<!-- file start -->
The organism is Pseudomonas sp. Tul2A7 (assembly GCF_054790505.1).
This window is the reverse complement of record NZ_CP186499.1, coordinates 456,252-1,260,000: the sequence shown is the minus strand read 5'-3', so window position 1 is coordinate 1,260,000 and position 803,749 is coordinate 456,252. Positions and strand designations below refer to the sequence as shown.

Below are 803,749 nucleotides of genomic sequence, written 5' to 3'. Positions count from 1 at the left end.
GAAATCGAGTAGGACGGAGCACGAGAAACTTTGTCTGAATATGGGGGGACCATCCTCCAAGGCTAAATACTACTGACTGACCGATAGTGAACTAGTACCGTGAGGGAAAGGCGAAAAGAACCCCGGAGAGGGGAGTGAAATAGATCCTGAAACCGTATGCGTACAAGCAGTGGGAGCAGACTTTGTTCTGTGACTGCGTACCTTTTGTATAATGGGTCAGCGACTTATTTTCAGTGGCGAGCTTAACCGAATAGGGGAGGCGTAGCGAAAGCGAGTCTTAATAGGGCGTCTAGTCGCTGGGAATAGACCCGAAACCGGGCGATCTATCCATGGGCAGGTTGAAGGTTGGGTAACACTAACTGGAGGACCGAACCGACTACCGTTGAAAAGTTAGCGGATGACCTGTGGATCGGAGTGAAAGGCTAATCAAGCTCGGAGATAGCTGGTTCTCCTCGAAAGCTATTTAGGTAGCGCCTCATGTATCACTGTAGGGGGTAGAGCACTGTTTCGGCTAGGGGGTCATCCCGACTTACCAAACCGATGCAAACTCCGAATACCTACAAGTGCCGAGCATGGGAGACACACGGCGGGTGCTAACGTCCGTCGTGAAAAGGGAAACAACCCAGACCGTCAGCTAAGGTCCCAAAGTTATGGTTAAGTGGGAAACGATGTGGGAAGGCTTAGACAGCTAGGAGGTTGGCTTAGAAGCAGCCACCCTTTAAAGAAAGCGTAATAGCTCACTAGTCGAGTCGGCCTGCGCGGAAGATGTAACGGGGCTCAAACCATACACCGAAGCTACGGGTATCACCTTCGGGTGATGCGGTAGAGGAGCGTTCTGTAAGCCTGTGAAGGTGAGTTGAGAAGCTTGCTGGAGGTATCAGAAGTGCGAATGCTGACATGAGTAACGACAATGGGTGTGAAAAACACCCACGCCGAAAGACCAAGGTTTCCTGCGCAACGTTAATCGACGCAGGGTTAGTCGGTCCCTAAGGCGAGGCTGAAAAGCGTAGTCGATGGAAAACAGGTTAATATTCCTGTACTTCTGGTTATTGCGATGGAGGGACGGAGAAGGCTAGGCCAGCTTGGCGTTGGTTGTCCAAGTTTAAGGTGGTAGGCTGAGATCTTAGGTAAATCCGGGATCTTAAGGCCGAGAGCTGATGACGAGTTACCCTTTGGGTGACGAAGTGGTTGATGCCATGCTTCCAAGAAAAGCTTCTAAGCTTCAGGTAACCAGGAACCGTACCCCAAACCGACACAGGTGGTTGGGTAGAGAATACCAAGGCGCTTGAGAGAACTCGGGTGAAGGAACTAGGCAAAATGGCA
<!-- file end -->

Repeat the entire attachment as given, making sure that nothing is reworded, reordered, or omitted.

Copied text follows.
The organism is Pseudomonas sp. Tul2A7 (assembly GCF_054790505.1).
This window is the reverse complement of record NZ_CP186499.1, coordinates 456,252-1,260,000: the sequence shown is the minus strand read 5'-3', so window position 1 is coordinate 1,260,000 and position 803,749 is coordinate 456,252. Positions and strand designations below refer to the sequence as shown.

Below are 803,749 nucleotides of genomic sequence, written 5' to 3'. Positions count from 1 at the left end.
GAAATCGAGTAGGACGGAGCACGAGAAACTTTGTCTGAATATGGGGGGACCATCCTCCAAGGCTAAATACTACTGACTGACCGATAGTGAACTAGTACCGTGAGGGAAAGGCGAAAAGAACCCCGGAGAGGGGAGTGAAATAGATCCTGAAACCGTATGCGTACAAGCAGTGGGAGCAGACTTTGTTCTGTGACTGCGTACCTTTTGTATAATGGGTCAGCGACTTATTTTCAGTGGCGAGCTTAACCGAATAGGGGAGGCGTAGCGAAAGCGAGTCTTAATAGGGCGTCTAGTCGCTGGGAATAGACCCGAAACCGGGCGATCTATCCATGGGCAGGTTGAAGGTTGGGTAACACTAACTGGAGGACCGAACCGACTACCGTTGAAAAGTTAGCGGATGACCTGTGGATCGGAGTGAAAGGCTAATCAAGCTCGGAGATAGCTGGTTCTCCTCGAAAGCTATTTAGGTAGCGCCTCATGTATCACTGTAGGGGGTAGAGCACTGTTTCGGCTAGGGGGTCATCCCGACTTACCAAACCGATGCAAACTCCGAATACCTACAAGTGCCGAGCATGGGAGACACACGGCGGGTGCTAACGTCCGTCGTGAAAAGGGAAACAACCCAGACCGTCAGCTAAGGTCCCAAAGTTATGGTTAAGTGGGAAACGATGTGGGAAGGCTTAGACAGCTAGGAGGTTGGCTTAGAAGCAGCCACCCTTTAAAGAAAGCGTAATAGCTCACTAGTCGAGTCGGCCTGCGCGGAAGATGTAACGGGGCTCAAACCATACACCGAAGCTACGGGTATCACCTTCGGGTGATGCGGTAGAGGAGCGTTCTGTAAGCCTGTGAAGGTGAGTTGAGAAGCTTGCTGGAGGTATCAGAAGTGCGAATGCTGACATGAGTAACGACAATGGGTGTGAAAAACACCCACGCCGAAAGACCAAGGTTTCCTGCGCAACGTTAATCGACGCAGGGTTAGTCGGTCCCTAAGGCGAGGCTGAAAAGCGTAGTCGATGGAAAACAGGTTAATATTCCTGTACTTCTGGTTATTGCGATGGAGGGACGGAGAAGGCTAGGCCAGCTTGGCGTTGGTTGTCCAAGTTTAAGGTGGTAGGCTGAGATCTTAGGTAAATCCGGGATCTTAAGGCCGAGAGCTGATGACGAGTTACCCTTTGGGTGACGAAGTGGTTGATGCCATGCTTCCAAGAAAAGCTTCTAAGCTTCAGGTAACCAGGAACCGTACCCCAAACCGACACAGGTGGTTGGGTAGAGAATACCAAGGCGCTTGAGAGAACTCGGGTGAAGGAACTAGGCAAAATGGCA